Our governments are paying forestry companies to tear down our Crown-owned forests and ship them to the U.S. and Asia. Here’s how our "forest management system" works, taking British Columbia’s rainforests as an example.
Logging a majestic stand of hemlock and balsam in British Columbia’s coastal rainforest costs logging companies $100 a cubic metre. Selling the hemlock gets them an average of $60 a cubic metre, the balsam gets them less. "We lose $40 on every cubic metre of hemlock that we bring to the sawmill," explains Steve Crombie of Interfor, one of B.C.’s large product exporters.
This is an unusual appeal. I am writing to ask you to help environmental groups in your area rethink their approach to wilderness protection.
These are bad times for Canada’s forests. We are slowly losing our forested areas across the country, as new growth fails to keep up with increased harvests. And we are plagued by bitter conflicts over how forests should be managed. In Northeastern Ontario’s Temagami region, disputes over logging have resulted in demonstrations, blockades, arrests, court challenges, and even an explosion. The Ontario government has opened up vast areas in the region to logging and mining. But native people claim the area’s lands as their own and demand the right to manage them. Meanwhile, environmentalists insist that the provincial government close access roads and set up a wildland reserve to preserve some of our last remaining old-growth white pines.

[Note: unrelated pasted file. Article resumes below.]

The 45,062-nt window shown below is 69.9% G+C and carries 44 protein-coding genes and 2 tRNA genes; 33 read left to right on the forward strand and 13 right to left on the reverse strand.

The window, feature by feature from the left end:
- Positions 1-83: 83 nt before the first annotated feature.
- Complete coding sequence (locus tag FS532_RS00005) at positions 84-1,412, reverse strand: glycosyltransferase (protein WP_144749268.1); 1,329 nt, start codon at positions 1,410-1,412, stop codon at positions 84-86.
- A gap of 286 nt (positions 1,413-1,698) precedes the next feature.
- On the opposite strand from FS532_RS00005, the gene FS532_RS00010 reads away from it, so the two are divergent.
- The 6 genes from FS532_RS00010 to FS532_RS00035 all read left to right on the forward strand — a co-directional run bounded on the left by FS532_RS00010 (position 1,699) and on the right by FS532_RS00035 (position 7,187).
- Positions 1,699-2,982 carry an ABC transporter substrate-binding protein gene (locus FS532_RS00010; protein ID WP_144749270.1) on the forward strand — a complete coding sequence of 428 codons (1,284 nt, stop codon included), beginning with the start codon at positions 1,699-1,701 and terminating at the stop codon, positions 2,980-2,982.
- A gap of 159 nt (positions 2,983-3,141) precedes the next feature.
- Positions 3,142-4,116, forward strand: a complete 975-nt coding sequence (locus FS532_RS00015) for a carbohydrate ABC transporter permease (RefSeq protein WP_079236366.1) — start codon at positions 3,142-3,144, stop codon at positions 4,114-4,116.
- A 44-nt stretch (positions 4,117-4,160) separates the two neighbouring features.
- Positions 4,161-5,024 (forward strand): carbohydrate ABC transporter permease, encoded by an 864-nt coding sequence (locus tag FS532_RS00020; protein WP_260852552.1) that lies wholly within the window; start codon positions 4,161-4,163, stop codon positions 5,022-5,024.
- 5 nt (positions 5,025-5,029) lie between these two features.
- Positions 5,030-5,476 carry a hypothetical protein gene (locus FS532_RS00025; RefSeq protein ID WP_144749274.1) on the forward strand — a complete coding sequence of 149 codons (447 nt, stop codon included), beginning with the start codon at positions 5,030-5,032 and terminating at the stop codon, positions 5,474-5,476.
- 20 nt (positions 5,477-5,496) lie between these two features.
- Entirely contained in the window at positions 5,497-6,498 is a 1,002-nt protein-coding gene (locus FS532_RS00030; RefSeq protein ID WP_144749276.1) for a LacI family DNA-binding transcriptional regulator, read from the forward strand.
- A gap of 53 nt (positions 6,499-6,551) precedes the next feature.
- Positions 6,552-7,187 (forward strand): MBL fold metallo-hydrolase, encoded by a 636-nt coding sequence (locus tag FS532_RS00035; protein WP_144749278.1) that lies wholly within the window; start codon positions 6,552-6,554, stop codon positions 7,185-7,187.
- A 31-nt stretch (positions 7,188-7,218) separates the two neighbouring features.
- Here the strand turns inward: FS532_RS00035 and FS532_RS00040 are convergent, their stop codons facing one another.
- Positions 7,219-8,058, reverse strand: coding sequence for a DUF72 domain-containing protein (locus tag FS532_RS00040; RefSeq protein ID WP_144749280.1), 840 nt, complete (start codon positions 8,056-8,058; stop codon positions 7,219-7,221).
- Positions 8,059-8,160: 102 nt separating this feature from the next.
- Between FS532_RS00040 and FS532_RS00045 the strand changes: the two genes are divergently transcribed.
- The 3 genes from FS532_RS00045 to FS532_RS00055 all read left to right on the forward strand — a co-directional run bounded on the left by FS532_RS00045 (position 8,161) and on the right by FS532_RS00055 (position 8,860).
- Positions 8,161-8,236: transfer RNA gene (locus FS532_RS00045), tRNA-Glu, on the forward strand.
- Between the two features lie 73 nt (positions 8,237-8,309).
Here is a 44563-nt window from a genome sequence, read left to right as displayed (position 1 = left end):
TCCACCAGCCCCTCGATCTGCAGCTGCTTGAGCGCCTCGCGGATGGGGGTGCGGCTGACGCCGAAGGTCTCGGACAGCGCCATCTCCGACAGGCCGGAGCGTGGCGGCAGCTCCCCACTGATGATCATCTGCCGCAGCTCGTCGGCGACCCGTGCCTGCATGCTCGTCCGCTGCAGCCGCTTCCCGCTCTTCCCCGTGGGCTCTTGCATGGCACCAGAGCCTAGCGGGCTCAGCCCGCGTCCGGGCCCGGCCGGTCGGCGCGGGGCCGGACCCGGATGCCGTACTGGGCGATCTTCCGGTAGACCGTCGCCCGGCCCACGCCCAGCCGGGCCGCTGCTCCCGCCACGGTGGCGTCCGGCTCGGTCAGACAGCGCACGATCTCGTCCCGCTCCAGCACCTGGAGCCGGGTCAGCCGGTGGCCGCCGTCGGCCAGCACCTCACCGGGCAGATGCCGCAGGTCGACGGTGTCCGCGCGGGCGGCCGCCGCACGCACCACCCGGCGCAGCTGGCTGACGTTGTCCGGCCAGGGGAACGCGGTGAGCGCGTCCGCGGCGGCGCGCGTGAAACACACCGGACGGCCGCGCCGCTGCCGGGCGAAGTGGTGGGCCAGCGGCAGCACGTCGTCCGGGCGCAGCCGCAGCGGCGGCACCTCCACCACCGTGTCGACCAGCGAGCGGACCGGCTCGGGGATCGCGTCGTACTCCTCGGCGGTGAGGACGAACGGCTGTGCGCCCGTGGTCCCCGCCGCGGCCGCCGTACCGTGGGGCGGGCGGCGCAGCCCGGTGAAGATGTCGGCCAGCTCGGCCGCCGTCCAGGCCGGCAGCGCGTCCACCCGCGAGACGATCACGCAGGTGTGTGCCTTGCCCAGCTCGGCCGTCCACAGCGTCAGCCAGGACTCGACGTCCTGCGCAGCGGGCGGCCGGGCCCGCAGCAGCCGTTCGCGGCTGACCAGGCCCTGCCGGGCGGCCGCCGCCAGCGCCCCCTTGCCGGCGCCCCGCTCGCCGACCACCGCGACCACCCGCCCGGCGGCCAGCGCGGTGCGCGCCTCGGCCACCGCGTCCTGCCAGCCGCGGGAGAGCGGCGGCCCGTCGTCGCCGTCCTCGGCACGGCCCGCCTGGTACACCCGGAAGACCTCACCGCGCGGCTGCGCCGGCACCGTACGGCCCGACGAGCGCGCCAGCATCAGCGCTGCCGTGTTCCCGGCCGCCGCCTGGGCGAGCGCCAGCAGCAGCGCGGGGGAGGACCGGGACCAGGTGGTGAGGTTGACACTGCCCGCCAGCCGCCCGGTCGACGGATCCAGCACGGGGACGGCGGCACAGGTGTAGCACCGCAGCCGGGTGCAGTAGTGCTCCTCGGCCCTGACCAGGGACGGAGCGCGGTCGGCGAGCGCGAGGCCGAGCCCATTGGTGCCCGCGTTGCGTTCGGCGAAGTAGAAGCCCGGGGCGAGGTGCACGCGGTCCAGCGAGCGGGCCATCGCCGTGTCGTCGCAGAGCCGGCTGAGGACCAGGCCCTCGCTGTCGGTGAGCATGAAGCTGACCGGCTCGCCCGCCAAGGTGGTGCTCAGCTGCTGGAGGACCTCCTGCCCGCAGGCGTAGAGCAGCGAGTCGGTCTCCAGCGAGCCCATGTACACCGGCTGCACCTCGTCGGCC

Between 0.6% and 9.3% of provincial lands exist as more protected wilderness areas, wilderness zones or protected national parks. These protected areas comprise between 48% and 95% of total park lands in the provinces. Commercial timber harvesting occurs in Manitoba’s provincial parks, two Ontario provincial parks, and one national park (Wood Buffalo National Park). Mineral extraction occurs in British Columbia, Alberta, Saskatchewan, Manitoba and Nova Scotia parks. Oil and natural gas wells are found in four Alberta parks, in two Saskatchewan parks and in one Manitoba park.
Robert Rivard of the Canadian Lumbermen’s Association would like to go back to “the old free trade deal.” He feels the previous arrangement reflected a more Canadian brand of free trade that better served his association’s members.